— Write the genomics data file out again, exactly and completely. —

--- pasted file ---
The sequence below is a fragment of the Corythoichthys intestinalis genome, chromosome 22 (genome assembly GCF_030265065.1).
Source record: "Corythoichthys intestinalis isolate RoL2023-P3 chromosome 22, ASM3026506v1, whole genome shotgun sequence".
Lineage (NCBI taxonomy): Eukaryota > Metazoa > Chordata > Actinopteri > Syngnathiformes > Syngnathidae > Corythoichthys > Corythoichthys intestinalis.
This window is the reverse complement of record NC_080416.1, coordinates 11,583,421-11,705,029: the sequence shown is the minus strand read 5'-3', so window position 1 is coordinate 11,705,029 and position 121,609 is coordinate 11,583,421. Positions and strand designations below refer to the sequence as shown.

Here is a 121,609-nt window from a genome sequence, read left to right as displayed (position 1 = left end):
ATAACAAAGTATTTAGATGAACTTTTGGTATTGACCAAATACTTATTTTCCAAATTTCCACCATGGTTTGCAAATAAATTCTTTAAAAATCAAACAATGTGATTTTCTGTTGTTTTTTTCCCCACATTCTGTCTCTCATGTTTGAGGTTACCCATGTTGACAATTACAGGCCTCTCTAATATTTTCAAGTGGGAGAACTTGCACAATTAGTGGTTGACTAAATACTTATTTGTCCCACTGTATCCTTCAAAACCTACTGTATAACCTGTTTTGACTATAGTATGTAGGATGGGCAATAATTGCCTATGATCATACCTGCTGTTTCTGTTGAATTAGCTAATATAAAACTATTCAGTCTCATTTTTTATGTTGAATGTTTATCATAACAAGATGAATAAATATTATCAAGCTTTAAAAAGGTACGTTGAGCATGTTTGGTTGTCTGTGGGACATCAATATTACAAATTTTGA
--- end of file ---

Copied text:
The sequence below is a fragment of the Corythoichthys intestinalis genome, chromosome 22 (genome assembly GCF_030265065.1).
Source record: "Corythoichthys intestinalis isolate RoL2023-P3 chromosome 22, ASM3026506v1, whole genome shotgun sequence".
Lineage (NCBI taxonomy): Eukaryota > Metazoa > Chordata > Actinopteri > Syngnathiformes > Syngnathidae > Corythoichthys > Corythoichthys intestinalis.
This window is the reverse complement of record NC_080416.1, coordinates 11,583,421-11,705,029: the sequence shown is the minus strand read 5'-3', so window position 1 is coordinate 11,705,029 and position 121,609 is coordinate 11,583,421. Positions and strand designations below refer to the sequence as shown.

Here is a 121,609-nt window from a genome sequence, read left to right as displayed (position 1 = left end):
ATAACAAAGTATTTAGATGAACTTTTGGTATTGACCAAATACTTATTTTCCAAATTTCCACCATGGTTTGCAAATAAATTCTTTAAAAATCAAACAATGTGATTTTCTGTTGTTTTTTTCCCCACATTCTGTCTCTCATGTTTGAGGTTACCCATGTTGACAATTACAGGCCTCTCTAATATTTTCAAGTGGGAGAACTTGCACAATTAGTGGTTGACTAAATACTTATTTGTCCCACTGTATCCTTCAAAACCTACTGTATAACCTGTTTTGACTATAGTATGTAGGATGGGCAATAATTGCCTATGATCATACCTGCTGTTTCTGTTGAATTAGCTAATATAAAACTATTCAGTCTCATTTTTTATGTTGAATGTTTATCATAACAAGATGAATAAATATTATCAAGCTTTAAAAAGGTACGTTGAGCATGTTTGGTTGTCTGTGGGACATCAATATTACAAATTTTGA